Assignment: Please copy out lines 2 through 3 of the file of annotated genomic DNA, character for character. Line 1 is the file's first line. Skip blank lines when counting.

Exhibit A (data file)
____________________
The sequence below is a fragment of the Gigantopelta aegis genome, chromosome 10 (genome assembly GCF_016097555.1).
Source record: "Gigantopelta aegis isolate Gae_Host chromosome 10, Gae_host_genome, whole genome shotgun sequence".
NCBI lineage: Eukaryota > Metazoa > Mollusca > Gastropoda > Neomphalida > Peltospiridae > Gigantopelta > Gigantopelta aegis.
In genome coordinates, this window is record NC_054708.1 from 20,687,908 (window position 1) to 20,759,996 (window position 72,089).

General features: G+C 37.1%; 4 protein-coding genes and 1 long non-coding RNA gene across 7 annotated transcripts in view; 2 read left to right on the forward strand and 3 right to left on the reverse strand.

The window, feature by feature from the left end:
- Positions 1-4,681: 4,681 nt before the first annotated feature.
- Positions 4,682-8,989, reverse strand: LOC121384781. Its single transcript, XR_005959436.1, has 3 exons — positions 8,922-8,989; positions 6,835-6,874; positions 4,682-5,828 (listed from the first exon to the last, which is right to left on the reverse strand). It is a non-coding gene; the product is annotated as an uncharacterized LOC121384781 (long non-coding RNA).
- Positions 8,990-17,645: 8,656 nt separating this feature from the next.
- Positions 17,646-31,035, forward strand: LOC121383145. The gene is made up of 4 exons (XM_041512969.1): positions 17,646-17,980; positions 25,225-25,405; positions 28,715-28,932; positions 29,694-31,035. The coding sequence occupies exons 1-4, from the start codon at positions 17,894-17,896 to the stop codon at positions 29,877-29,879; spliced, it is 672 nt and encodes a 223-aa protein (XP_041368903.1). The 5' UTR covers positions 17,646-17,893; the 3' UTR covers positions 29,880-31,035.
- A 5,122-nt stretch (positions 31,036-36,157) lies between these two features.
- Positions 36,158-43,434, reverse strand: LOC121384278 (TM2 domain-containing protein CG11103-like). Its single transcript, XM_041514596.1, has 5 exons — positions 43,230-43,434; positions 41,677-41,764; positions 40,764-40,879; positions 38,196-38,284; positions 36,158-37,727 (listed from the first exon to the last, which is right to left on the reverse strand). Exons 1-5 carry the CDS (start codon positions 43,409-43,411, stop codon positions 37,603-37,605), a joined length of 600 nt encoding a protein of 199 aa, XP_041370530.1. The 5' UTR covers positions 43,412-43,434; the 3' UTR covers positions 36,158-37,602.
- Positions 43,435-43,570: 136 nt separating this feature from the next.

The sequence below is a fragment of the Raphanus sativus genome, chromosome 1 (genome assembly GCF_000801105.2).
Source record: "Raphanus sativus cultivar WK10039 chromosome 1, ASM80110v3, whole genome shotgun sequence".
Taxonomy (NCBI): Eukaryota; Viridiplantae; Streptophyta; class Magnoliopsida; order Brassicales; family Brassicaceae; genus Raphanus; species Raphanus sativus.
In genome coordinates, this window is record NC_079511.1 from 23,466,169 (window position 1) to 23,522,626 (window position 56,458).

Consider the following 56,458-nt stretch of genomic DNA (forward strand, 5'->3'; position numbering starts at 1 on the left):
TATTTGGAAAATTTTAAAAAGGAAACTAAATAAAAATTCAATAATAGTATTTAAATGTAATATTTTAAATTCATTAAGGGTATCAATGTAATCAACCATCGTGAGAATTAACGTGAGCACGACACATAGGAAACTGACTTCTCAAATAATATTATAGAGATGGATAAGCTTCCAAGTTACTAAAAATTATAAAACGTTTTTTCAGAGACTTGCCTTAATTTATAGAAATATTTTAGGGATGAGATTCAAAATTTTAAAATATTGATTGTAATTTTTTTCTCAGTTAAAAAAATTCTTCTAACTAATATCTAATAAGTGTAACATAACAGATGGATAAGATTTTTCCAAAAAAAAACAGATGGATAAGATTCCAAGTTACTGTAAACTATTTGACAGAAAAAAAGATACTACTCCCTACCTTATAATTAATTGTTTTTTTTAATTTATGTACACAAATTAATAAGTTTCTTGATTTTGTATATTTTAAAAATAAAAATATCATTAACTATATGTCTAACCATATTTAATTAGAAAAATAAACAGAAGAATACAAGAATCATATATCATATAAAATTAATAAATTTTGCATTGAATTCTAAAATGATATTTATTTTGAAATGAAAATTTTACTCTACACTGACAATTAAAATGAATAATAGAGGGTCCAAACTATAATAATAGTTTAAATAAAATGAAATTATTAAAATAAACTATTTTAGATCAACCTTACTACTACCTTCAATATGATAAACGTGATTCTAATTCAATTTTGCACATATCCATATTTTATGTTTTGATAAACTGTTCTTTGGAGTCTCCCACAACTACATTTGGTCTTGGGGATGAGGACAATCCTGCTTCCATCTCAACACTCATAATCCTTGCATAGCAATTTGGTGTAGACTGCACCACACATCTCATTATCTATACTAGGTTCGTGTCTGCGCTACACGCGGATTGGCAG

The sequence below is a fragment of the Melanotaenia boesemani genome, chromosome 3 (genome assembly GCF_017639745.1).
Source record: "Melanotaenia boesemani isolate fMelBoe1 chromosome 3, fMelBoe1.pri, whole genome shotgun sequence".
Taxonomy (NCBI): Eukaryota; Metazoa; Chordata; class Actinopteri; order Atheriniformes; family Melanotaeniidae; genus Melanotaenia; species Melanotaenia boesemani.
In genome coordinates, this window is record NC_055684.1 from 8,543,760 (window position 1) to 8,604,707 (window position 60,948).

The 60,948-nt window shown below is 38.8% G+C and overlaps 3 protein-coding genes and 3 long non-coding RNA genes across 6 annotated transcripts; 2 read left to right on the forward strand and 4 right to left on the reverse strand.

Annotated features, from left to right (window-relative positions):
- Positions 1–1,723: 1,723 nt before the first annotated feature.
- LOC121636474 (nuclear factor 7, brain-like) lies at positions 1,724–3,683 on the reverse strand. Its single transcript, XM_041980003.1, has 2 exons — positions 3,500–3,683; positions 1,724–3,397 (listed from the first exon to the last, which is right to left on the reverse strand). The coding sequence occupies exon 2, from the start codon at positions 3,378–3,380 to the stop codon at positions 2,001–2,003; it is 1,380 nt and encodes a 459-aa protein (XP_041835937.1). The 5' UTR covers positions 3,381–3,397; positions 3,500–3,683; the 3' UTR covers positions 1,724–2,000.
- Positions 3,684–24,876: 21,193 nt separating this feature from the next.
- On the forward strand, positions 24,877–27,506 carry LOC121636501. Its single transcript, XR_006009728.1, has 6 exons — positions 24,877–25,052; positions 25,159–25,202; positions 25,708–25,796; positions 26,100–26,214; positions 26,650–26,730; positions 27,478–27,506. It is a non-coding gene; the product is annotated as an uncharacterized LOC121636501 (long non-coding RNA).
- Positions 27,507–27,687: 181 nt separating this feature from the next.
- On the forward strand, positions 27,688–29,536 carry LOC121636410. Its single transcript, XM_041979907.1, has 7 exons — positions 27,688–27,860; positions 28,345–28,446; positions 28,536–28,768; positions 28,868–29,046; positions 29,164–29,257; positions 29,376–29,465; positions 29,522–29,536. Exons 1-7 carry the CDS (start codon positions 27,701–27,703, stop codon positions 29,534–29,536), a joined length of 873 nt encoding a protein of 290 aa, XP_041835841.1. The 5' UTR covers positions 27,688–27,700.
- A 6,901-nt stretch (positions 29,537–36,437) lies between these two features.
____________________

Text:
Source record: "Gigantopelta aegis isolate Gae_Host chromosome 10, Gae_host_genome, whole genome shotgun sequence".
NCBI lineage: Eukaryota > Metazoa > Mollusca > Gastropoda > Neomphalida > Peltospiridae > Gigantopelta > Gigantopelta aegis.